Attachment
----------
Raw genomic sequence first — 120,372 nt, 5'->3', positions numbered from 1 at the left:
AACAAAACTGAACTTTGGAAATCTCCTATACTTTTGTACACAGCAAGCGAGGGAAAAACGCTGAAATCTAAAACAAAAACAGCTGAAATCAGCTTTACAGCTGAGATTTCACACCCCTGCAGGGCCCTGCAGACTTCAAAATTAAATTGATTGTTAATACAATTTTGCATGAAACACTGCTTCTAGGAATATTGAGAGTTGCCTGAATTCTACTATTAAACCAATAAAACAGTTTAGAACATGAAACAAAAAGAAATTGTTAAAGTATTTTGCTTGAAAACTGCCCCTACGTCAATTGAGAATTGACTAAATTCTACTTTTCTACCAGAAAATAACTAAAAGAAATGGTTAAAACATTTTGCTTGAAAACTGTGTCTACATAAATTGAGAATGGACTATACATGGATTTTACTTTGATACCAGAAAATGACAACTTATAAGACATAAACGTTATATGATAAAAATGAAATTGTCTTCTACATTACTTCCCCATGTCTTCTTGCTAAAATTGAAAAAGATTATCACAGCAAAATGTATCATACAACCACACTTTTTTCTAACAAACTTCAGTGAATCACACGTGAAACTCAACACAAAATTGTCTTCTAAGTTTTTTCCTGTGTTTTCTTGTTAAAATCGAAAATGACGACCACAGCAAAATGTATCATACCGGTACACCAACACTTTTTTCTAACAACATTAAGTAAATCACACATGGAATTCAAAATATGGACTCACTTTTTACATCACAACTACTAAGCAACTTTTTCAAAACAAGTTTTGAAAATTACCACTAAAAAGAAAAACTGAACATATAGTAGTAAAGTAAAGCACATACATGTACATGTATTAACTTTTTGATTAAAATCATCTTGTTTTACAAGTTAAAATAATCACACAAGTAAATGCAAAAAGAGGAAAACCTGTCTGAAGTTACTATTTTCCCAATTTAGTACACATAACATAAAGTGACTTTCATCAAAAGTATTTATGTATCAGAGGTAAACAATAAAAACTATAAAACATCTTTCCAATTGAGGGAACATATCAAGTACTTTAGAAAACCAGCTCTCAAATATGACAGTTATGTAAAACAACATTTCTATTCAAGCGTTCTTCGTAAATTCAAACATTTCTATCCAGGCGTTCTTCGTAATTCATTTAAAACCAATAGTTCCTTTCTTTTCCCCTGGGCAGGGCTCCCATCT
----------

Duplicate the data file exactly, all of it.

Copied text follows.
Raw genomic sequence first — 120,372 nt, 5'->3', positions numbered from 1 at the left:
AACAAAACTGAACTTTGGAAATCTCCTATACTTTTGTACACAGCAAGCGAGGGAAAAACGCTGAAATCTAAAACAAAAACAGCTGAAATCAGCTTTACAGCTGAGATTTCACACCCCTGCAGGGCCCTGCAGACTTCAAAATTAAATTGATTGTTAATACAATTTTGCATGAAACACTGCTTCTAGGAATATTGAGAGTTGCCTGAATTCTACTATTAAACCAATAAAACAGTTTAGAACATGAAACAAAAAGAAATTGTTAAAGTATTTTGCTTGAAAACTGCCCCTACGTCAATTGAGAATTGACTAAATTCTACTTTTCTACCAGAAAATAACTAAAAGAAATGGTTAAAACATTTTGCTTGAAAACTGTGTCTACATAAATTGAGAATGGACTATACATGGATTTTACTTTGATACCAGAAAATGACAACTTATAAGACATAAACGTTATATGATAAAAATGAAATTGTCTTCTACATTACTTCCCCATGTCTTCTTGCTAAAATTGAAAAAGATTATCACAGCAAAATGTATCATACAACCACACTTTTTTCTAACAAACTTCAGTGAATCACACGTGAAACTCAACACAAAATTGTCTTCTAAGTTTTTTCCTGTGTTTTCTTGTTAAAATCGAAAATGACGACCACAGCAAAATGTATCATACCGGTACACCAACACTTTTTTCTAACAACATTAAGTAAATCACACATGGAATTCAAAATATGGACTCACTTTTTACATCACAACTACTAAGCAACTTTTTCAAAACAAGTTTTGAAAATTACCACTAAAAAGAAAAACTGAACATATAGTAGTAAAGTAAAGCACATACATGTACATGTATTAACTTTTTGATTAAAATCATCTTGTTTTACAAGTTAAAATAATCACACAAGTAAATGCAAAAAGAGGAAAACCTGTCTGAAGTTACTATTTTCCCAATTTAGTACACATAACATAAAGTGACTTTCATCAAAAGTATTTATGTATCAGAGGTAAACAATAAAAACTATAAAACATCTTTCCAATTGAGGGAACATATCAAGTACTTTAGAAAACCAGCTCTCAAATATGACAGTTATGTAAAACAACATTTCTATTCAAGCGTTCTTCGTAAATTCAAACATTTCTATCCAGGCGTTCTTCGTAATTCATTTAAAACCAATAGTTCCTTTCTTTTCCCCTGGGCAGGGCTCCCATCT